Alumni of the Month Mar '12
Ruth Wright has had an illustrious career as a legislator, environmentalist, and historian. "Lawyer" is not used to describe Wright's career because she never really had a desire to be a practicing attorney. Rather, she used her legal education to help fuel her other interests.
Wright graduated cum laude from Marquette University in 1950 with a Bachelor of Philosophy. She went overseas after college, living in Germany, Austria, and Saudi Arabia. Along the way, she married her husband, Ken, in 1954.
The pair eventually moved back to the states, at which time Wright began her law studies. She graduated from Colorado Law in 1972, but not with the intent of joining a law firm. "A major reason for getting a law degree was to become a more effective environmentalist," says Wright. "So I never really 'practiced' law." Wright applied her legal education when she wrote an amicus brief for the League of Women Voters in support of the constitutionality of in-stream flows. Her time at Colorado Law also drove her towards public service, and as she went on to serve on the Colorado Water Control Commission and the State Health Board.
After enjoying great success as a citizen activist, Wright decided to take the next step and try her hand in the legislature. She was elected to the Colorado House of Representatives in 1980, where she represented Boulder until 1994. She was also the second woman ever to become the House Minority Leader, a role that she held from 1986-1992. While serving in the House of Representatives, Wright continued to be a champion for the environment, earning recognition from groups such as the Colorado Wildlife Foundation, the ACLU, and the Sierra Club.
In recent years, Wright and her husband have taken a keen interest in studying the water usage habits of prehistoric people. Their work focuses specifically on the Inca of Peru, and they have published multiple books on the subject, including: The Machu Picchu Guidebook, Machu Picchu Revealed and Moray: Inca Engineering Mystery. As a result of her historical work, Wright has received the Prefesora Honoraria from the Universidad Nacional de Ingenieria and the "Meritorious Services to the Republic of Peru" award from President Alan Garcia Perez.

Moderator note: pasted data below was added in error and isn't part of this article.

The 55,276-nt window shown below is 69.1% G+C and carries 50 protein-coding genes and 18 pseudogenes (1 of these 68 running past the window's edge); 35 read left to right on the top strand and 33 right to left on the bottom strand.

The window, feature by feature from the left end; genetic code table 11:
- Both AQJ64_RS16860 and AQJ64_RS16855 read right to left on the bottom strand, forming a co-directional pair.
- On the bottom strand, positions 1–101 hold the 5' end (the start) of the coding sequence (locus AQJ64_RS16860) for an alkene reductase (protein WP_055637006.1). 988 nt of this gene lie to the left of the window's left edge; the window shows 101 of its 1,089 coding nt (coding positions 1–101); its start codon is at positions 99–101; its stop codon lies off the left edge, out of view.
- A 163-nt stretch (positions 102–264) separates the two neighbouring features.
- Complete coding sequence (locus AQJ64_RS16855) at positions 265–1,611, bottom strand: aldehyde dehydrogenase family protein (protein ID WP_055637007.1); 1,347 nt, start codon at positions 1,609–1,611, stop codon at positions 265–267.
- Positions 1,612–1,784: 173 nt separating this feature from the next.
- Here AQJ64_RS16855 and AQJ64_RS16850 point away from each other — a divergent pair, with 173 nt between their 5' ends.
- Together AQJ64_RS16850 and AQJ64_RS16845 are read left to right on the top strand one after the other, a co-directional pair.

Wright was previously honored by Colorado Law with the 2002 William Lee Knous Award. She also received the Stan Black Award from the Boulder Community Foundation in 2004.
Five Questions with Ruth Wright:
What is your fondest memory of being a student at Colorado Law?
Preparing a paper on Height Control in the "Law and the City Environment" class which resulted in a Boulder City Charter Amendment, which controlled height to 55 feet; this saved the historic buildings in downtown Boulder and the view to the mountain backdrop.
What do you know now that you wish you had known in law school?
I knew what I wanted to get out of law school and have used those insights and tools ever since.
What advice would you give to current students as they're preparing to graduate?
Do not limit yourself to the traditional jobs in the law, i.e., law firms. There are other very interesting jobs that a law degree opens up for you–executive positions in the health industry, for example.
Who was the biggest influence on your career?
I knew early on that my broad education in English, history, and philosophy were not marketable, but were an ideal background for the law. After working overseas we returned for a year at the University of Wisconsin for my first year of law and a master's degree for my husband. After 10 years raising a family in Colorado, my husband urged me to finish my degree. So I can say: my husband!
Of what accomplishment are you most proud?
Helping shape legislation for the public good in the Colorado Legislature, especially as Minority Leader working with Governors Lamm and Romer.